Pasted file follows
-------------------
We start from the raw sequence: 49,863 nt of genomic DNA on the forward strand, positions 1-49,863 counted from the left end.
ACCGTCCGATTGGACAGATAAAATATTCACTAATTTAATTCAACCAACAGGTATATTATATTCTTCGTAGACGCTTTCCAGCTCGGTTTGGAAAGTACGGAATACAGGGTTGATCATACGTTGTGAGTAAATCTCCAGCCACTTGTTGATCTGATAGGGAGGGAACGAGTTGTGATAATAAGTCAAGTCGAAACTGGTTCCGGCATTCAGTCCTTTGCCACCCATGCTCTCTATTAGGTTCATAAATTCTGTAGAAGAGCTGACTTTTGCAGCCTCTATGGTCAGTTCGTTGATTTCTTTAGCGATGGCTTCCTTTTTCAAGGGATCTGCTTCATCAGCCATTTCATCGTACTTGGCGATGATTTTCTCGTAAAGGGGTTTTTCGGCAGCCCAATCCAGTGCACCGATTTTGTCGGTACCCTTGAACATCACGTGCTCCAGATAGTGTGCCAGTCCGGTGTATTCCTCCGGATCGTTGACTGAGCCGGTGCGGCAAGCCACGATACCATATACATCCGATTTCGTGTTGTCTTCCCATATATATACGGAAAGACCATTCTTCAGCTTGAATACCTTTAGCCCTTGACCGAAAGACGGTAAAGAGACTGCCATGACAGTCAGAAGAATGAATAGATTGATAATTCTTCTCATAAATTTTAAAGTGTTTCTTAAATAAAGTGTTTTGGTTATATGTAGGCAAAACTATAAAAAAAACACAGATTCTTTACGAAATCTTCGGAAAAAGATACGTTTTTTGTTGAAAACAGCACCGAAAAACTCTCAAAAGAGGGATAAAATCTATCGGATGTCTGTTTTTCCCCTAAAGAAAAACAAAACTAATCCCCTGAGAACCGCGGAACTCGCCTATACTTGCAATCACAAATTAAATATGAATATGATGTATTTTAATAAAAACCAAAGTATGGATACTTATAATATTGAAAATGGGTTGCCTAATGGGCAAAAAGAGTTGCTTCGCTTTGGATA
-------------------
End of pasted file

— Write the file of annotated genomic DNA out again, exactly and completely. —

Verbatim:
We start from the raw sequence: 49,863 nt of genomic DNA on the forward strand, positions 1-49,863 counted from the left end.
ACCGTCCGATTGGACAGATAAAATATTCACTAATTTAATTCAACCAACAGGTATATTATATTCTTCGTAGACGCTTTCCAGCTCGGTTTGGAAAGTACGGAATACAGGGTTGATCATACGTTGTGAGTAAATCTCCAGCCACTTGTTGATCTGATAGGGAGGGAACGAGTTGTGATAATAAGTCAAGTCGAAACTGGTTCCGGCATTCAGTCCTTTGCCACCCATGCTCTCTATTAGGTTCATAAATTCTGTAGAAGAGCTGACTTTTGCAGCCTCTATGGTCAGTTCGTTGATTTCTTTAGCGATGGCTTCCTTTTTCAAGGGATCTGCTTCATCAGCCATTTCATCGTACTTGGCGATGATTTTCTCGTAAAGGGGTTTTTCGGCAGCCCAATCCAGTGCACCGATTTTGTCGGTACCCTTGAACATCACGTGCTCCAGATAGTGTGCCAGTCCGGTGTATTCCTCCGGATCGTTGACTGAGCCGGTGCGGCAAGCCACGATACCATATACATCCGATTTCGTGTTGTCTTCCCATATATATACGGAAAGACCATTCTTCAGCTTGAATACCTTTAGCCCTTGACCGAAAGACGGTAAAGAGACTGCCATGACAGTCAGAAGAATGAATAGATTGATAATTCTTCTCATAAATTTTAAAGTGTTTCTTAAATAAAGTGTTTTGGTTATATGTAGGCAAAACTATAAAAAAAACACAGATTCTTTACGAAATCTTCGGAAAAAGATACGTTTTTTGTTGAAAACAGCACCGAAAAACTCTCAAAAGAGGGATAAAATCTATCGGATGTCTGTTTTTCCCCTAAAGAAAAACAAAACTAATCCCCTGAGAACCGCGGAACTCGCCTATACTTGCAATCACAAATTAAATATGAATATGATGTATTTTAATAAAAACCAAAGTATGGATACTTATAATATTGAAAATGGGTTGCCTAATGGGCAAAAAGAGTTGCTTCGCTTTGGATA